I started seeds of Gaura (Butterfly Gaura) from Botanical Interests in May, a little bit of a late start given that they recommend fall or spring last frost sowings. Three of 5 germinated, and in garden soil they grew well enough to send up a couple sprays of flowers each. They are still lanky this year, but will fill out nicely next season. I've planted them behind some small showy sedums to help keep them from crashing down into the mud with our late season rains.


On Feb 12, 2010, 484848 from Binningup,
Australia wrote:

This looks beautiful and is easy to grow in Perth WA and sourounds! It looks really lovely framing agapanthas.


On May 18, 2008, trioadastra from Woodbury, MN (Zone 4a) wrote:

Love this plant! It's light and airy and goes great with large leaved companions. Although it's hardy to zone 6, I have had mine come back consistently in zone 4 w/ no cover, and it even made some volunteers.


On Apr 28, 2007, pyranha from Lake in the Hills, IL wrote:

With some trial and error, I found that planting it up against the foundation on the south and west side of house it will survive hardiness zone 5a (McHenry Co. IL). Starting out at quart size did best. For the last 4 years it has come back fuller each year, grows at least 3 ft. wands and blooms until a freeze. Away from the foundation it was more like an annual. Beautiful plant, not invasive/ never reseeds here. Low maintenance, cut back after freeze, put and inch or two of mulch on top and forget about it- new growth in spring grows through it. Did well during drought also.


On May 20, 2006, diana_s from Milton, FL (Zone 8b) wrote:

Constant bloomer until forst--small flowers but makes a good filler for the butterfly/hummer garden.


On Mar 4, 2006, parkerpt from Amarillo, TX wrote:

I bought two Guara late in the Fall of 2004 and thought they would fail overwintering. Instead, they have flourished in well-mulched, fast draining soil (clay!!) and each plant grew to 2+ feet in the first growing season and bloomed profusely. They are each near a south facing brick wall. They seem to love the heat. On March 15, 2005, they were buried under 8 inches of snow and didn't seem to mind. And again on May 2nd (seriously) they were under a few inches of snow and didn't seem the least bit affected.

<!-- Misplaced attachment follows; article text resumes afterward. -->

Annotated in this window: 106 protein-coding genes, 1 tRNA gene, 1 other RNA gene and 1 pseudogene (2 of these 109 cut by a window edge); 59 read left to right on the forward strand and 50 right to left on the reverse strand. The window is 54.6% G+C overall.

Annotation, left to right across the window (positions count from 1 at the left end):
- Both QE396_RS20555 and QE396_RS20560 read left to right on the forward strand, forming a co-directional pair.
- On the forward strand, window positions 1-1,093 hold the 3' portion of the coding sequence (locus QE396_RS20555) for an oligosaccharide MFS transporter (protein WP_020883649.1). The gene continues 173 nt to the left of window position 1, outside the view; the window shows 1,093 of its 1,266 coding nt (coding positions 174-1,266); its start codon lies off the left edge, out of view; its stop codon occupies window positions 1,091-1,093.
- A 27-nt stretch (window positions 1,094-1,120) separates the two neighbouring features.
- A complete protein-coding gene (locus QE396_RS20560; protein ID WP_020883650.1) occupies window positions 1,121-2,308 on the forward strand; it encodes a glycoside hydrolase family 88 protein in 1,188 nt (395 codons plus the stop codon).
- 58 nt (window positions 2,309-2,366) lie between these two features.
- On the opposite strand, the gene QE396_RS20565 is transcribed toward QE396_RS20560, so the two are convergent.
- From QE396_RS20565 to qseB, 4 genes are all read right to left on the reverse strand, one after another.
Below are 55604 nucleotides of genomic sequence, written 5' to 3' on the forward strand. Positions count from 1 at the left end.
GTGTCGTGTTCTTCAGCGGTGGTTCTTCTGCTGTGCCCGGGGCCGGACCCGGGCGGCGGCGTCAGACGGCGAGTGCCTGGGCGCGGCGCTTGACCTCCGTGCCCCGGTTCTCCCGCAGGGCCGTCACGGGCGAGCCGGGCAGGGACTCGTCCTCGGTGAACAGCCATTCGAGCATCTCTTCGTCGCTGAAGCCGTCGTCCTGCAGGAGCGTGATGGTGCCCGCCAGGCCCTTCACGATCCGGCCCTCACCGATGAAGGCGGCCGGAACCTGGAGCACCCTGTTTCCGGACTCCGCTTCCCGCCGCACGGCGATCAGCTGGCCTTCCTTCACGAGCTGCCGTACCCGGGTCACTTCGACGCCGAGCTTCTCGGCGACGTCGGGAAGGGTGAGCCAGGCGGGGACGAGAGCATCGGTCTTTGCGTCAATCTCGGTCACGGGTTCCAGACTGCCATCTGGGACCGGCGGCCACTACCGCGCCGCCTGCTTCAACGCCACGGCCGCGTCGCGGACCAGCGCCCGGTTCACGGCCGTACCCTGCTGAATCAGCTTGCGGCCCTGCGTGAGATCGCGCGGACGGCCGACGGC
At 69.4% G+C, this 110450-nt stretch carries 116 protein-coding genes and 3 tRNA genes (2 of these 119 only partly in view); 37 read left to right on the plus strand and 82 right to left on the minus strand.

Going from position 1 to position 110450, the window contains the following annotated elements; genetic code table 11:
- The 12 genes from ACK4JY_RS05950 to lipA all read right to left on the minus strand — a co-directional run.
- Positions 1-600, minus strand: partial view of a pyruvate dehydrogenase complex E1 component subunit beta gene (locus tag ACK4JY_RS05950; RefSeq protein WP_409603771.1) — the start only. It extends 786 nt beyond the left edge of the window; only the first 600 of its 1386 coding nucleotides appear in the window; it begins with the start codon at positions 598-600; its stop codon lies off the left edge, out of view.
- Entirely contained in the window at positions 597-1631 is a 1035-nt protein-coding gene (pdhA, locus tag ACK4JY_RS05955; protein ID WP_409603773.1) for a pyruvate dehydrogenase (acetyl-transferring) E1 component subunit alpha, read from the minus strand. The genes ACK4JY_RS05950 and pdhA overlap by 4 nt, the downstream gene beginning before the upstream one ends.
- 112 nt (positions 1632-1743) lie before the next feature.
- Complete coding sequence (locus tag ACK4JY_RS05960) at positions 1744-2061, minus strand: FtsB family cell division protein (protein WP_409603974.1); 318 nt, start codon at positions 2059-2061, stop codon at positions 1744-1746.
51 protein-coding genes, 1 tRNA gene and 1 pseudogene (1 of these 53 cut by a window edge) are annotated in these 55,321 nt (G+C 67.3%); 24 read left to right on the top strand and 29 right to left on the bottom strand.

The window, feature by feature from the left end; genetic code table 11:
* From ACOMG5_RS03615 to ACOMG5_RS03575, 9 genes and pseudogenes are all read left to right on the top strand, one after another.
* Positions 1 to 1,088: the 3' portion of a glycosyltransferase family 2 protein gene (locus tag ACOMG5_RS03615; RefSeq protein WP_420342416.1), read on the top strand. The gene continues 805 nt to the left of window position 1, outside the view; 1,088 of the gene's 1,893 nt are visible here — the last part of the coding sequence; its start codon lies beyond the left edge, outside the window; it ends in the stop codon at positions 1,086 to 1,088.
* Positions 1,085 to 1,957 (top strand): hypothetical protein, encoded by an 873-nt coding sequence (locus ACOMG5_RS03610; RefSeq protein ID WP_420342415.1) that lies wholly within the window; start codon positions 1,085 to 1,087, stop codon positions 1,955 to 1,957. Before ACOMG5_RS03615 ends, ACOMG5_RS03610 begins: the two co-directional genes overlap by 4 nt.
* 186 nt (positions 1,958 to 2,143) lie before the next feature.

On Feb 24, 2006, jdiaz from Chowchilla, CA wrote:

nice in mass plantings. does not mind root disturbance at all and it is very easy to propagate. when i moved my gaura, i stuck the shovel right through the thick tap root and placed it in its new home, covered it with a little dirt and then watered it a little. it quickly recovered and in about 4 months, was covered in blooms.

to propagate, take thick base cuttings and place them in water. they should begin to root within a few weeks.



On Jul 11, 2005, Purple_Pansies from Lincroft, NJ (Zone 7a) wrote:

I wouldn't give this plant a negative because its not that bad. But I wouldn't give it a positive. This is a fairly unimpressive plant with sparse small flowers. Better for a wild flower garden than a garden where flowers/plants should be showstoppers. :)


On May 21, 2005, Ladyfern from Jeffersonville, IN (Zone 6a) wrote:

Graceful and winsome. Plant this up close to the path since it is a "see-through" plant.
Requires excellent drainage or will rot over winter. Self-seeds a little if not deadheaded. Resents root disturbance and never needs dividing.


On Aug 18, 2004, pokerboy from Canberra,
Australia (Zone 8b) wrote:

A shrubby perennial plant that thrives in a sunny spot. This plant can thrive for years with very, very little attention. Plants bloom in summer. Heat and humidity tolerant.


On Apr 9, 2004, angelam from melbourne,
Australia wrote:

I was positive about this plant in its early years, but have found they 'migrate' in the garden bed by their roots and as the plants age they have less flowers and become harder to remove. I have some that have got under some paving and have to date beaten my attempts to get rid of them.


On Apr 22, 2003, ranch45 from Interlachen, FL wrote:

I purchased 2 of these plants for a "dead spot" in my garden bed, where it would receive afternoon sun. They are doing absolutely wonderful - filled with blooms.

My granddaughter likes to look at (and pick) my flowers, so I always try to have something new when she comes to visit. Easter weekend was her first visit of the year and I showed her my "butterfly" plant. Her response was, "Mama, you're right! If you turn the flower this way, it does look like a butterfly!!" What a great way to enjoy this plant and your grandchildren all at the same time!!!


On Apr 21, 2003, luvsflowers from Irving, TX wrote:

I have 3 Gauras each in a 3-gallon urn. This is their 2nd year to bloom and they look fabulous. I left the urns out all winter, even through a couple of ice storms. I only watered them about once each month from December to February. The foliage came back in March and they have been blooming for about a week now (mid-April).


On Dec 27, 2001, Floridian from Lutz, FL (Zone 9b) wrote:

A North American wildflower that will bloom from early summer into fall. This graceful, bushy plant is very drought and heat tolerant. It prefers full sun and well drained soil. A pruning in mid-summer will keep the Guara from getting leggy and floppy while encouraging more blooms. Blooming will continue if old flower spikes are removed. It will grow to a height of 2-4 ft. and a spread of 2-3ft. Butterflies are attracted to these plants.